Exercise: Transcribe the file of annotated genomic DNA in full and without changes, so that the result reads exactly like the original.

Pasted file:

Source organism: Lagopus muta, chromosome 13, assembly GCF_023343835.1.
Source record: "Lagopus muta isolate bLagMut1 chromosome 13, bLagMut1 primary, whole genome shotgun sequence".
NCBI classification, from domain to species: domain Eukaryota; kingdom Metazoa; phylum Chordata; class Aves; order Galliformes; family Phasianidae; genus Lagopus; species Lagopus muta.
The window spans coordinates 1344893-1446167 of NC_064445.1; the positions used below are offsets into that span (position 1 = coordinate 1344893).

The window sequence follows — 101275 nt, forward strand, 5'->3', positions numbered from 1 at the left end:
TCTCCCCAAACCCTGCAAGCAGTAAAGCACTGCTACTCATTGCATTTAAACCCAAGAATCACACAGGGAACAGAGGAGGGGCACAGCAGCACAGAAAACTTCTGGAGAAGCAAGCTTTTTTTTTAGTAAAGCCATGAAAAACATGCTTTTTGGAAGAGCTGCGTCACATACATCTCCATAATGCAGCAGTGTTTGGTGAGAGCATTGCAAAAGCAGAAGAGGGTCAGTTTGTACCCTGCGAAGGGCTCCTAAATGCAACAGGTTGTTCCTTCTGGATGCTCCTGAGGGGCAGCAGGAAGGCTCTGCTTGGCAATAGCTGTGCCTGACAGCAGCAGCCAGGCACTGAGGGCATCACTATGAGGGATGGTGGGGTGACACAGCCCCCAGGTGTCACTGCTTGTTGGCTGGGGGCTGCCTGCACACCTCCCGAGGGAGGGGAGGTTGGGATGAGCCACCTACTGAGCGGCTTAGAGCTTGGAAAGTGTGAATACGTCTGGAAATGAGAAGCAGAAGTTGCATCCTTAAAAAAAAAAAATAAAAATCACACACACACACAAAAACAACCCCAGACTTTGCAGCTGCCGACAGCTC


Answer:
Source organism: Lagopus muta, chromosome 13, assembly GCF_023343835.1.
Source record: "Lagopus muta isolate bLagMut1 chromosome 13, bLagMut1 primary, whole genome shotgun sequence".
NCBI classification, from domain to species: domain Eukaryota; kingdom Metazoa; phylum Chordata; class Aves; order Galliformes; family Phasianidae; genus Lagopus; species Lagopus muta.
The window spans coordinates 1344893-1446167 of NC_064445.1; the positions used below are offsets into that span (position 1 = coordinate 1344893).

The window sequence follows — 101275 nt, forward strand, 5'->3', positions numbered from 1 at the left end:
TCTCCCCAAACCCTGCAAGCAGTAAAGCACTGCTACTCATTGCATTTAAACCCAAGAATCACACAGGGAACAGAGGAGGGGCACAGCAGCACAGAAAACTTCTGGAGAAGCAAGCTTTTTTTTTAGTAAAGCCATGAAAAACATGCTTTTTGGAAGAGCTGCGTCACATACATCTCCATAATGCAGCAGTGTTTGGTGAGAGCATTGCAAAAGCAGAAGAGGGTCAGTTTGTACCCTGCGAAGGGCTCCTAAATGCAACAGGTTGTTCCTTCTGGATGCTCCTGAGGGGCAGCAGGAAGGCTCTGCTTGGCAATAGCTGTGCCTGACAGCAGCAGCCAGGCACTGAGGGCATCACTATGAGGGATGGTGGGGTGACACAGCCCCCAGGTGTCACTGCTTGTTGGCTGGGGGCTGCCTGCACACCTCCCGAGGGAGGGGAGGTTGGGATGAGCCACCTACTGAGCGGCTTAGAGCTTGGAAAGTGTGAATACGTCTGGAAATGAGAAGCAGAAGTTGCATCCTTAAAAAAAAAAAATAAAAATCACACACACACACAAAAACAACCCCAGACTTTGCAGCTGCCGACAGCTC